Section of Gastroenterology, Department of Medicine, VA Boston Healthcare System, 150 S Huntington Avenue, Boston, MA, 02130, USA.
Hepatocellular carcinoma (HCC) is traditionally associated with chronic liver injury resulting from hepatitis B virus (HBV) and hepatitis C virus (HCV) infection or excessive consumption of alcohol. In addition, recent evidence links HCC to diabetes.
Since these risk factors are prevalent among US veterans, we analyzedcontribution of various etiologies toHCC incidence in this population.
Clinicopathological correlates of 150 male US veterans diagnosed with HCC between 2001 and 2010 were analyzed and compared to frequency-matched (2:1) non-cancer controls in a single center.
HCC was associated with cirrhosis (odds ratio [OR], 250.84; 95 % confidence interval [CI], 86.92-723.88; p < 0.0001), chronic hepatitis B (OR, 34.30 95 % CI, 1.97-598.47; p = 0.015), chronic hepatitis C (OR, 6.84; 95 % CI, 3.89-12.04; p < 0.0001), alcohol use (OR, 6.76; 95 % CI, 4.35-10.52; p < 0.0001), and smoking (OR, 1.83; 95 % CI, 1.23-2.89; p = 0.009), but surprisingly not with diabetes. Only in a subgroup of HCC patients with no "traditional" risk factors did diabetes become a strong independent predictor of HCC when compared to HCC patients with at least one such risk factor (OR, 10.69; 95 % CI, 1.88-60.63, p = 0.007). This subgroup was further distinguished by older age, increased prevalence of hypertension, nonsmoking, and a trend to develop noncirrhotic HCC.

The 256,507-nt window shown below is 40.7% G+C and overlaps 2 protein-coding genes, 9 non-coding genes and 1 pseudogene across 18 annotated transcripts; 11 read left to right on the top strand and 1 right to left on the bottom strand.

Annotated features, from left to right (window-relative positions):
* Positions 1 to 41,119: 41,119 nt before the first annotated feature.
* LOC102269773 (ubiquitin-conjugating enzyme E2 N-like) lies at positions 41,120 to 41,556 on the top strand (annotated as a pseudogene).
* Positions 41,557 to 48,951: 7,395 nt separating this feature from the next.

While HCC in US veterans is overwhelmingly linked to cirrhosis due to "traditional" risk factors, it also occurs with a separate clinical profile characterized by diabetes and no evidence of cirrhosis, suggesting distinct mechanisms of hepatocarcinogenesis and needs for surveillance.